- Organisational factors: Technology proved to be a major issue. Email, videoconferencing, the internet, mobile phones and shared databases all eased the transfer of information across borders. These were not only used for sharing criminal intelligence but other types of information, too. For example, the case study on CEPOL described that their online system for training hosts a variety of courses on topics such as cybercrime and gender-based violence, making it quickly and easily accessible to police officers across Europe. However, technology became an obstacle when systems were not integrated across organisations, the right technology was not available or was too costly. For example, the Police and Customs Cooperation Centre in Le-Pertus reported technical barriers due to problems with connectivity (the centre is in the middle of the Pyrenees) and cost (phone calls to forces in other countries were classed as international since the centre is in France). It was also quite obvious that the capabilities of staff played a strong role in facilitating cooperation, particularly with regards to language skills, with all but one case study citing it as a barrier. This was both in terms of not being able to directly communicate with staff in other countries but also the indirect delays and possibilities of misinterpretation caused by translation activities. Other employee characteristics raised concerned employees’ motivation and experience/skills in sharing knowledge. These are both areas that could be improved by appropriate learning, appraisal and reward interventions.
- Inter-organisational factors: Developing good working relationships between organisations was crucial. Trust and understanding of cultural and organisational differences between parties seemed to be an underpinning issue for defining a good relationship. In the case studies, such relationships were cultivated by having social events, officer exchanges and visits. The international agencies such as CEPOL had a particular role in brokering relationships through their abilities to co-ordinate and deliver training programmes and conferences for multiple police organisations. Shared ways of working were also seen as key drivers. These were reported as being in the form of written agreements on how shared operations would work and standardised processes and documentation. Interestingly, three case studies mentioned being allowed to work flexibly with partners helped their collaborations. The same cross-organisational teams being able to work in the same locations in different countries or sharing the same building space were also given as good methods of promoting face-to-face knowledge sharing.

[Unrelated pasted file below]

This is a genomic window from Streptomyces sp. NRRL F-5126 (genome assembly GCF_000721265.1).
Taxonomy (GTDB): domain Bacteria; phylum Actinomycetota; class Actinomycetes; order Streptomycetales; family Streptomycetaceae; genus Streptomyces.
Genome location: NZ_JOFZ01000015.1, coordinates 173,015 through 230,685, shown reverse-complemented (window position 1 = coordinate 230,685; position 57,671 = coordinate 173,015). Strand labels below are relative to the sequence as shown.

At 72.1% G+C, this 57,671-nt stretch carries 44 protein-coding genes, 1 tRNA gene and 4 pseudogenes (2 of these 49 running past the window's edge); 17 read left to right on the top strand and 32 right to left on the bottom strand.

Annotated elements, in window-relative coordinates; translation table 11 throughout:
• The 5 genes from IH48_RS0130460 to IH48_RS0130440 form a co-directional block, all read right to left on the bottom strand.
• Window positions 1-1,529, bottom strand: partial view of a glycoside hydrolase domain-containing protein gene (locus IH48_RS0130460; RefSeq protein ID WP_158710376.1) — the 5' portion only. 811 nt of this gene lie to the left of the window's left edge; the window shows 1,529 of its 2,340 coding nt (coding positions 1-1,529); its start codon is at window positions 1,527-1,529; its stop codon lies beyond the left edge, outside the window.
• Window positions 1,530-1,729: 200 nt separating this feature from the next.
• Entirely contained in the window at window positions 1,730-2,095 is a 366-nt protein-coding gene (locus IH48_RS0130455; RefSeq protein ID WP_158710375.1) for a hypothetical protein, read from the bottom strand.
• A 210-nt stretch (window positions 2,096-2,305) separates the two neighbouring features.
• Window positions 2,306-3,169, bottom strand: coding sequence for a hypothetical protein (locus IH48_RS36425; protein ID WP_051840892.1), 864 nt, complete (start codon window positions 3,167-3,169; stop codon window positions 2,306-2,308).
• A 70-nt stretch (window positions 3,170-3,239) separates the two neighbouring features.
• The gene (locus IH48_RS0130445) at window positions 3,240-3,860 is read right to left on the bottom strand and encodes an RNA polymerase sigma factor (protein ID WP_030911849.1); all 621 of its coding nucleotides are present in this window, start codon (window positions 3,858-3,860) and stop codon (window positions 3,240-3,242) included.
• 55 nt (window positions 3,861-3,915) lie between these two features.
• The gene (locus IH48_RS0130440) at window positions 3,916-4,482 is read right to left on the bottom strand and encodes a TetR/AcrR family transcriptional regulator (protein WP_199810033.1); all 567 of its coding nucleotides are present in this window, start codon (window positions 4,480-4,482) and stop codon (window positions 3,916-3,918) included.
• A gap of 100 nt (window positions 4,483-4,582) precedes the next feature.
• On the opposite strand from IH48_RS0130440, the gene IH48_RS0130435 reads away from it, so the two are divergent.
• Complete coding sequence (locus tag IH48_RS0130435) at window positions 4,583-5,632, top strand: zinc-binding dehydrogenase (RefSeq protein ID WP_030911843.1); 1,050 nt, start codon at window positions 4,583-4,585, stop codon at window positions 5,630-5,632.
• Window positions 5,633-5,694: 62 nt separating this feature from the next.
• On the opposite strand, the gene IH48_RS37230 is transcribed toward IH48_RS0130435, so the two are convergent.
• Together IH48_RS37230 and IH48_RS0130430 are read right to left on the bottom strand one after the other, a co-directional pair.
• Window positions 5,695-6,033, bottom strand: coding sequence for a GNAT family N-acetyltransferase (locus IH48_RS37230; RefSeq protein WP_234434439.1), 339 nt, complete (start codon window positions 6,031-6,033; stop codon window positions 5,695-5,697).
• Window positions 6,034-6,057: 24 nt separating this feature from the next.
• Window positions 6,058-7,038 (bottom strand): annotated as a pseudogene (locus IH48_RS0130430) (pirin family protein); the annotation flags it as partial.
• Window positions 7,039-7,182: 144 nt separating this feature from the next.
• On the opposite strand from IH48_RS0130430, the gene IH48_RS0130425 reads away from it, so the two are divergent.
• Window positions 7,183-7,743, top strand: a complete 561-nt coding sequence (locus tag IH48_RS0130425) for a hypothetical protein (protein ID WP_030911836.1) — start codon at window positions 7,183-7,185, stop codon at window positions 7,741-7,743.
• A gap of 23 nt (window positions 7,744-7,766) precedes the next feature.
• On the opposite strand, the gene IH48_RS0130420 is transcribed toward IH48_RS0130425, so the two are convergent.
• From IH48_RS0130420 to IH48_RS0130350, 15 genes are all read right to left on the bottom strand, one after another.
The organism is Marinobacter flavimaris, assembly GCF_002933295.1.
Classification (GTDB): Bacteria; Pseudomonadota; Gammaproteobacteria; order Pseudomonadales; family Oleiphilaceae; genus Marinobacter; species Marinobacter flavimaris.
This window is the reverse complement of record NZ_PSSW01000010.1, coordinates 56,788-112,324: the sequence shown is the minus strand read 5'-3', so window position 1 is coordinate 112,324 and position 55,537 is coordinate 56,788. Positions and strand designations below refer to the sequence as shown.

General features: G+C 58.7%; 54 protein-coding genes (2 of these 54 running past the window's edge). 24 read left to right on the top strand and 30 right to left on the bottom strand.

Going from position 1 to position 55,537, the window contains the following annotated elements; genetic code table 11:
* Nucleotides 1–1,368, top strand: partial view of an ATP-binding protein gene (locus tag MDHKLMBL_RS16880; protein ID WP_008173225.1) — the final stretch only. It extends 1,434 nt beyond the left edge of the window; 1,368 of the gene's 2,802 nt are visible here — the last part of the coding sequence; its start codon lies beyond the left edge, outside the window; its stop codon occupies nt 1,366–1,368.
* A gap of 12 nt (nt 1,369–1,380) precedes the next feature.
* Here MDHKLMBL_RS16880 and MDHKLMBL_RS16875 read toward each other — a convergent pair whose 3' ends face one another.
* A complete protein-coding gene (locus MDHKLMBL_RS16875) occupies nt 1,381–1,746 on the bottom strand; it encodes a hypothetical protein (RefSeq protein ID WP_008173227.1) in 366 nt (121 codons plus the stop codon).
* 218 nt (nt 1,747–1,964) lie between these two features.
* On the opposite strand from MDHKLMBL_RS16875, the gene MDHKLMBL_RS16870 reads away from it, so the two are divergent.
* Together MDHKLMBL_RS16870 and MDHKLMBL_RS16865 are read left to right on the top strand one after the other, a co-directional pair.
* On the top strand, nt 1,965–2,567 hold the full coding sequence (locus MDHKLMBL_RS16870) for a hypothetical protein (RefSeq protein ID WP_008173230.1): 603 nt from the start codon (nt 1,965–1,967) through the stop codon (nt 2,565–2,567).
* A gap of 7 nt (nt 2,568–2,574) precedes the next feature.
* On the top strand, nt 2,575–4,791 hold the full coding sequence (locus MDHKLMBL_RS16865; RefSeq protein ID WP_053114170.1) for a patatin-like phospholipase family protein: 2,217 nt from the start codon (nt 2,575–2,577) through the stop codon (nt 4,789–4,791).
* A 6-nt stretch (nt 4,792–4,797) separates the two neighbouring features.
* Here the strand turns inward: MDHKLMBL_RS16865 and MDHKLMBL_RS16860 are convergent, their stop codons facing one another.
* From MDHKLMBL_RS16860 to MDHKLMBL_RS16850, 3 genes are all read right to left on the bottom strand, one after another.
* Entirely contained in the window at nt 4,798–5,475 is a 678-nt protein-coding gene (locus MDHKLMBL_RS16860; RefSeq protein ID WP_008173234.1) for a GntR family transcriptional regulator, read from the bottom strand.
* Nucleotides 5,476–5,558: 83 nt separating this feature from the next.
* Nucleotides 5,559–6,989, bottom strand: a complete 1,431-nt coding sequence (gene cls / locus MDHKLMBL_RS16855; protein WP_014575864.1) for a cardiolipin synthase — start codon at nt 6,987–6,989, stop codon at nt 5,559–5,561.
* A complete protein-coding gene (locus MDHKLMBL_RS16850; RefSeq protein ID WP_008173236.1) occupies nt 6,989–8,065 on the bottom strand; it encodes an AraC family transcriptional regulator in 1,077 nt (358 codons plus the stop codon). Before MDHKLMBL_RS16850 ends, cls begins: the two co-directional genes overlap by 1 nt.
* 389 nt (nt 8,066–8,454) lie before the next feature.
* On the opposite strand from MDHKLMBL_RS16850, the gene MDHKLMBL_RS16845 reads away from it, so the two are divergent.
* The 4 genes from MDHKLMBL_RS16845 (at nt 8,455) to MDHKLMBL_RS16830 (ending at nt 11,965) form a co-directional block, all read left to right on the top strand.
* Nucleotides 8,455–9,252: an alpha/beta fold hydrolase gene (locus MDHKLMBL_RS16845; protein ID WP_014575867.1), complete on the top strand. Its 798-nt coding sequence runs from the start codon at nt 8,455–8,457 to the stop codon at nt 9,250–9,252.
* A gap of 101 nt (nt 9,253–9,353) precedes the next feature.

- Inter-country factors: It was clear from the evidence that a distinct set of national factors also influenced knowledge sharing efforts. In particular, the actions of Governments and the EU in setting up legal frameworks and conventions between countries eased cooperation for some and their absence proved a barrier in other case studies. The post-Brexit situation has highlighted the difficulties of negotiating security information agreements between the UK and EU. Of course, national differences in the law proved an obstacle when acts were inconsistently classed as crimes in various regions. For example, traffic offences in Poland are an infraction when they occur without personal injury but in Germany, they are always classed as a criminal offence. Government decisions to organise their police forces in different ways and to place different strategic emphases on types of crimes and collaborations were also seen as influential.
Practical implications for improving international knowledge sharing arising from the research include:
- standardising technology systems across countries
- improving inter-organisational trust through exchanges and physical co-working
- developing police members’ knowledge and skills with regards to collaborative working
- creating joint agreements and visions.
Given patterns of criminal activity suggest no let-up in the need for policing cooperation across borders in the future, it is imperative that research-based insights are used for promoting more productive international security partnerships.